The first Girl Scout troop was established by Juliette Gordon Lowe in Savannah, Georgia in 1912. Girl Scouts of the USA is an organization with the goal of providing girls with activities and events that foster courage, character and confidence. Florida offers several opportunities for learning, discovery and enrichment. The state has a rich history as well as unique natural landscapes. In addition, some of Orlando's theme parks can provide educational experiences as well as entertainment.
Many of Florida's natural landscapes are preserved as state parks and may feature nature trails, camping sites and wildlife viewing. Examples include Crystal River Preserve State Park, Tomoka State Park and Lake Kissimmee State Park. In addition, Florida is well-known for its springs. Wekiva Springs State Park, for example, allows visitors to swim in the spring itself. But the most important natural site to visit in Florida is Everglades National Park. It is the largest subtropical wilderness in the U.S. and has been designated as a World Heritage Site, an International Biosphere Reserve and Wetland of International Importance.
Spanish Colonial History
Florida's history as a Spanish colony offers educational opportunities for Girl Scout troops. St. Augustine preserves much of its Spanish colonial heritage. It is the oldest city in the country, founded in 1565. Visitors can take advantage of historical reenactments, enjoy historical cuisine and tour the grounds of Castillo de San Marcos.
Florida in the 19th Century
The sites of the two largest Civil War battles fought in Florida are preserved at Olustee and Natural Bridge Battlefield State Parks. A visit can provide Girl Scouts with the opportunity to learn about one of the most defining periods in U.S. history. Gamble Plantation Historic State Park and Orman House Historic State Park feature antebellum mansions. There are many other historical sites to view in Florida, such as Dudley Farm Historic State Park, which shows how Florida farming evolved and features demonstrations of daily chores.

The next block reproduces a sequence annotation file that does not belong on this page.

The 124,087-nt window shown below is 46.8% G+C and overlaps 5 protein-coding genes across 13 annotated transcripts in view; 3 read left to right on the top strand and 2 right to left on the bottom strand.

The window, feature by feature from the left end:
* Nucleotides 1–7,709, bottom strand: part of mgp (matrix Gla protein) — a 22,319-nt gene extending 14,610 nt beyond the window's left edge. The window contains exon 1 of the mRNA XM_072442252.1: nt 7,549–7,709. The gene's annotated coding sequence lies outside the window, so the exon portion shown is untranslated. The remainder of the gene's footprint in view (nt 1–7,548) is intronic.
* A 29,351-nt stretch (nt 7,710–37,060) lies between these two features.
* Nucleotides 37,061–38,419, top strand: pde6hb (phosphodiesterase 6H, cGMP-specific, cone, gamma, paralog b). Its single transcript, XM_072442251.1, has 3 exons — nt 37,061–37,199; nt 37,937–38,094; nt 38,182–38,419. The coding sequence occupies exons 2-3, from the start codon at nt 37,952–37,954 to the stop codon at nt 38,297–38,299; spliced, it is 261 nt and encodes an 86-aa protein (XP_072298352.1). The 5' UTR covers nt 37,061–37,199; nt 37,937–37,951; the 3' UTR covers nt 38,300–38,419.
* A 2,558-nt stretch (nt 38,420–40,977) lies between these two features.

Orlando is known as the theme park capital of the world. Many of these attractions offer Girl Scouts educational opportunities. EPCOT, for example, features World Showcase, in which visitors can visit pavilions dedicated to 11 countries. Each pavilion contains attractions, exhibits, educational films and cuisine relating to that culture. The Future World area of the park contains The Mission:Space and Spaceship Earth Pavilions. Universal Studios and Hollywood Studios offer visitors insight into the movie-making process. For a non-theme park destination for Girl Scouts, the Orlando Science Center is a good choice.
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